Rivaroxaban reduced hospitalization by 1 day in pulmonary embolism cases

October 15, 2013

In the treatment of pulmonary embolism (PE) in North American patients, rivaroxaban (Xarelto) reduced length of hospital stay by 1 full day compared to conventional dual therapy, according to data presented at the American College of Emergency Physicians scientific assembly, October 14-17, in Seattle.

In the treatment of pulmonary embolism (PE) in North American patients, rivaroxaban (Xarelto) reduced length of hospital stay by 1 full day compared to conventional dual therapy, according to data presented at the American College of Emergency Physicians scientific assembly, October 14-17, in Seattle.

Investigators analyzed hospitalization and length-of-stay data from the North American subset of patients in the randomized, controlled EINSTEIN-PE trial, which evaluated rivaroxaban versus standard treatment with enoxaparin plus warfarin in more than 4,800 patients with acute symptomatic PE. Patients who received rivaroxaban had a significantly shorter length of stay in the hospital by one day, resulting in an estimated savings of $2,040 per patient.

The current standard of care for PE requires a 2-drug regimen: an injectable anticoagulant followed by long-term treatment with an oral vitamin K antagonists (VKA) such as warfarin.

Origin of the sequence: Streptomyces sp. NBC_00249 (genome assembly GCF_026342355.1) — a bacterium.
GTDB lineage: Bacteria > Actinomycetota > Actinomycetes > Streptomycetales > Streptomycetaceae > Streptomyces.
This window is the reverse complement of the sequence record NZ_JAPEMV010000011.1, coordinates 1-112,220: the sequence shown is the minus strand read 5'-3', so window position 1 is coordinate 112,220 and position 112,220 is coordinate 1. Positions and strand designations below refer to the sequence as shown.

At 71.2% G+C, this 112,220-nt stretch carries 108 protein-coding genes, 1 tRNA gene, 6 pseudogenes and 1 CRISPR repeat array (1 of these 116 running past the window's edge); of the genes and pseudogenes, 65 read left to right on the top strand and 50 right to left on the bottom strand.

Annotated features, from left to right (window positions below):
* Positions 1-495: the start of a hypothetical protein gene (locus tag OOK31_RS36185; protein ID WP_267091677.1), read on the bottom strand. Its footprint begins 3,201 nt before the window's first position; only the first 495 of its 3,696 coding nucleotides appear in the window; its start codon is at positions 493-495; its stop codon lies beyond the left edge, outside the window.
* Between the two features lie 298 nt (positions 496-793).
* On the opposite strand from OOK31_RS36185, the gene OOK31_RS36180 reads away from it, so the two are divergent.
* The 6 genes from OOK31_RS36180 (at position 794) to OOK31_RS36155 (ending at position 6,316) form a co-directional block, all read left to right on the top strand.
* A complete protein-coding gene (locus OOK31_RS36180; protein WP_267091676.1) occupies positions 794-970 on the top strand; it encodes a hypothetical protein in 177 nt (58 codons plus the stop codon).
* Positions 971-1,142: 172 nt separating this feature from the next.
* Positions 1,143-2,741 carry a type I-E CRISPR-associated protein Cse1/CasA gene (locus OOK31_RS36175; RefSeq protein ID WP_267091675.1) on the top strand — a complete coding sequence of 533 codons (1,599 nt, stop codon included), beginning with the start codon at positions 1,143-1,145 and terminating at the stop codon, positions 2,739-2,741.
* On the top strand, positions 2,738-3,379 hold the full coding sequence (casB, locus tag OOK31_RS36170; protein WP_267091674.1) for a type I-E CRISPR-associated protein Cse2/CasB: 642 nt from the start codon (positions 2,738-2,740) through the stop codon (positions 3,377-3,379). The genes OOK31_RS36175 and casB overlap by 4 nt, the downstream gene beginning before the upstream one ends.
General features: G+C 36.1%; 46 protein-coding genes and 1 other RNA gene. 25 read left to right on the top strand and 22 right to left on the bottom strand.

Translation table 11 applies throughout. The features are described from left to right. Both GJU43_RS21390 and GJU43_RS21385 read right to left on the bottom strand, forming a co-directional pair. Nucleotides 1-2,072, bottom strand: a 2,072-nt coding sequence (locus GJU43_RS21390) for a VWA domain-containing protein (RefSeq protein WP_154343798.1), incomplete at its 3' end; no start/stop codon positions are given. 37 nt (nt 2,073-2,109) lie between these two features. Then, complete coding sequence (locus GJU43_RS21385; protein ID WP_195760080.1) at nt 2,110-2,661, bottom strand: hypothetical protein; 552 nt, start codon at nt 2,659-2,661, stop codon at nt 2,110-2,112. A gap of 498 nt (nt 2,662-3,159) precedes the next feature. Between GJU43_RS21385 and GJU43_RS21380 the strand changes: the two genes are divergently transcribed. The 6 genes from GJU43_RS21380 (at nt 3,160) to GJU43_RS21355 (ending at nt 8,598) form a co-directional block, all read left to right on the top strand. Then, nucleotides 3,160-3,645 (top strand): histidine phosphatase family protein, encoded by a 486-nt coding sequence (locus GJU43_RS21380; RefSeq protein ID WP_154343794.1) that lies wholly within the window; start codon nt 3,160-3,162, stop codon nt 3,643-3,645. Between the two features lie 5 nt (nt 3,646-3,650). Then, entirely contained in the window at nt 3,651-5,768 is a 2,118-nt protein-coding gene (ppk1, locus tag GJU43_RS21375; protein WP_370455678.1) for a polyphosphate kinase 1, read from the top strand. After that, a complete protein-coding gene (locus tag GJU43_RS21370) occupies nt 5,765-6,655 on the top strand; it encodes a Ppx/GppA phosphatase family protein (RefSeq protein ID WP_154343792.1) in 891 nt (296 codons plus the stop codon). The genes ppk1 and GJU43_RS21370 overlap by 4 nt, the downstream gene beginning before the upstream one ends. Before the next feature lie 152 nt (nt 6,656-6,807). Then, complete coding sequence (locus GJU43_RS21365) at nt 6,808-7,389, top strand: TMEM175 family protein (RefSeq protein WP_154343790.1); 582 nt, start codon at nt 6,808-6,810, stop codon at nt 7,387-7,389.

Researchers sought to uncover potential cost-savings for rivaroxaban, which offer physicians a single-drug approach to deep vein thrombosis (DVT) and PE treatment from the moment of diagnosis through the completion of therapy, without the need for routine blood monitoring.

“Traditional anticoagulant treatment requires ‘bridging’-a transition from the injectable low molecular-weight heparins [LMWHs] to orally administered therapy with a vitamin K antagonist [warfarin], which requires several days to become therapeutic,” said Brahim Bookhart, MBA, MPH, director, Health Economics and Outcomes Research, Janssen Scientific Affairs.

“During this period, patients with PE usually remain in hospital for monitoring,” Dr Bookhart continued. “Hospital stay is the most costly component of treatment for DVT/PE.“This simplified approach to treatment may have contributed to physicians’ decision to discharge patients from the hospital earlier than conventional dual therapy, and as evidenced by the latest study findings, the reduction in hospital length of stay has the potential to produce substantial economic savings,” Dr Bookhart said.